If trail cameras are lighting up after the sun has set, there is still hope! Depending on the buck’s core area and travel routes these hunting strategies can keep you in the game. Don’t give up on a nocturnal buck, there is a time and place when that deer will become harvestable.
Hold on to your seats, the rut is on the way! Within the next few weeks across much of the whitetails' range pre-rut activity will increase. This spike in deer activity can make for excellent hunting. To capitalize on bucks spending more time on their feet during daylight hours, you need to find the does!
At this stage of the game, most hunters have bucks on their minds. But, if you plan on filling tags during the pre-rut phase, it’s important to know where the does are. During this stage bucks are just beginning to search and pester does. As a result, does have not yet begun to alter feeding or bedding patterns. This means they are still on a routine. It’s important to study patterns that show up on trail cameras and adjust stands to accommodate them. If done correctly stands will be ready when bucks are most active.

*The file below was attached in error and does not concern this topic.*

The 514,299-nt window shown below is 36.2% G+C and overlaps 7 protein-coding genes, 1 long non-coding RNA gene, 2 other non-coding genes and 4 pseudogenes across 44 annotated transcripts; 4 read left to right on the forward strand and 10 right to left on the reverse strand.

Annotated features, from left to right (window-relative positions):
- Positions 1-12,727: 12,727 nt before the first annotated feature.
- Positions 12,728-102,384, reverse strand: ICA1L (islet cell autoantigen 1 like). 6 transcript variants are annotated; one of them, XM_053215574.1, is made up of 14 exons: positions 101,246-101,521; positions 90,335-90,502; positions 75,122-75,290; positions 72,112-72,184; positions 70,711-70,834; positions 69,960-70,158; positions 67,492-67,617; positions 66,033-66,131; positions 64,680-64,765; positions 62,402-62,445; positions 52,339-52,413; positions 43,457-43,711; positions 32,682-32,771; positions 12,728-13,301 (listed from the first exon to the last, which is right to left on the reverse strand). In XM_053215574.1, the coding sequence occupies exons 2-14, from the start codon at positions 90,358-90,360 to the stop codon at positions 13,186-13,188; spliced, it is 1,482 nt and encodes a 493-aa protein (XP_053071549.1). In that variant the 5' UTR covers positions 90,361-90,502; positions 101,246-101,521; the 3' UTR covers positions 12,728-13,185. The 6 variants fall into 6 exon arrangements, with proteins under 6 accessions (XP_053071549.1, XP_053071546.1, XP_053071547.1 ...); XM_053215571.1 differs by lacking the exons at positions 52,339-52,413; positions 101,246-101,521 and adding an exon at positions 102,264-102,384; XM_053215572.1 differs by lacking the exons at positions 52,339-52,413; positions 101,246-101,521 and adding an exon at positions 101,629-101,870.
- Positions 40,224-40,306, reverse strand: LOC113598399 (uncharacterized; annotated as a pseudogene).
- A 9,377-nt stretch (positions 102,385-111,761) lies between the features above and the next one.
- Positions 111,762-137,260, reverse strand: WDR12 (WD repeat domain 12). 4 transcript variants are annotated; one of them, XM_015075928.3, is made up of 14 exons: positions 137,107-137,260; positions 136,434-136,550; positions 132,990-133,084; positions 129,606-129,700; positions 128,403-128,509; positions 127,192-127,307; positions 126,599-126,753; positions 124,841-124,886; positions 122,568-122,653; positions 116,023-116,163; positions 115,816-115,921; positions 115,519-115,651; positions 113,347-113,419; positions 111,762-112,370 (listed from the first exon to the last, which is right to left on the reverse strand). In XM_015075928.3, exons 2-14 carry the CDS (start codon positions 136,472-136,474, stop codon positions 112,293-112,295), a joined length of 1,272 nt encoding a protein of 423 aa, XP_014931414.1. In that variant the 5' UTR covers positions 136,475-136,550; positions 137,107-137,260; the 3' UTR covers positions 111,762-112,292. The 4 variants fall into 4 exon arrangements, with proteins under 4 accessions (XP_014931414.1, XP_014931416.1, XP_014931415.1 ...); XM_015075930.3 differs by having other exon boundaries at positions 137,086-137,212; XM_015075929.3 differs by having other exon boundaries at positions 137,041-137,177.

Don’t think you are the only one picking up on these patterns though. Scrapes are a line of communication among deer. By using scrapes deer can determine which individuals are most active in certain areas. Bucks know where does are frequently visiting as well. They too will be concentrating efforts around doe patterns. This will eventually change once does start seeking denser cover to hide from bucks. However, during the pre-rut phase, does are an important part of putting the puzzle pieces together. Being prepared in advance to hunt locations frequented by does may result in sightings or even punched buck tags.
Last week Adam discussed the recent patterns of a buck we call Handy. We had predicted earlier in the summer he would shift to the center of the property. As of last week he hadn’t, keeping us on our toes. This week, the Reconyx captured Handy making the moves we’ve anticipated.